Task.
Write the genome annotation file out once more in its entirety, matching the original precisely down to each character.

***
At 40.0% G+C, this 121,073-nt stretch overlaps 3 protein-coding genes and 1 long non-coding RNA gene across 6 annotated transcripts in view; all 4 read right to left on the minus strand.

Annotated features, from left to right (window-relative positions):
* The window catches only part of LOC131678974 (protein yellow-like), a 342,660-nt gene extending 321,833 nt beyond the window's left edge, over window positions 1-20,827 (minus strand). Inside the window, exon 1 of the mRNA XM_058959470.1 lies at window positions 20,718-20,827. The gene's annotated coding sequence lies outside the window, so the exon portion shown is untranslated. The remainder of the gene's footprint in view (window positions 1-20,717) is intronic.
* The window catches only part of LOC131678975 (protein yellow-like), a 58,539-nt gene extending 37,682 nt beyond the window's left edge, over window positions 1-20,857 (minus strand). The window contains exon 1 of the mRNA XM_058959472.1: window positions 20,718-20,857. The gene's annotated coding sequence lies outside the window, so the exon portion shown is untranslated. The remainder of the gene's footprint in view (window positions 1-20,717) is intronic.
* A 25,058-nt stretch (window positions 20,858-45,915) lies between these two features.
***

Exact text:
At 40.0% G+C, this 121,073-nt stretch overlaps 3 protein-coding genes and 1 long non-coding RNA gene across 6 annotated transcripts in view; all 4 read right to left on the minus strand.

Annotated features, from left to right (window-relative positions):
* The window catches only part of LOC131678974 (protein yellow-like), a 342,660-nt gene extending 321,833 nt beyond the window's left edge, over window positions 1-20,827 (minus strand). Inside the window, exon 1 of the mRNA XM_058959470.1 lies at window positions 20,718-20,827. The gene's annotated coding sequence lies outside the window, so the exon portion shown is untranslated. The remainder of the gene's footprint in view (window positions 1-20,717) is intronic.
* The window catches only part of LOC131678975 (protein yellow-like), a 58,539-nt gene extending 37,682 nt beyond the window's left edge, over window positions 1-20,857 (minus strand). The window contains exon 1 of the mRNA XM_058959472.1: window positions 20,718-20,857. The gene's annotated coding sequence lies outside the window, so the exon portion shown is untranslated. The remainder of the gene's footprint in view (window positions 1-20,717) is intronic.
* A 25,058-nt stretch (window positions 20,858-45,915) lies between these two features.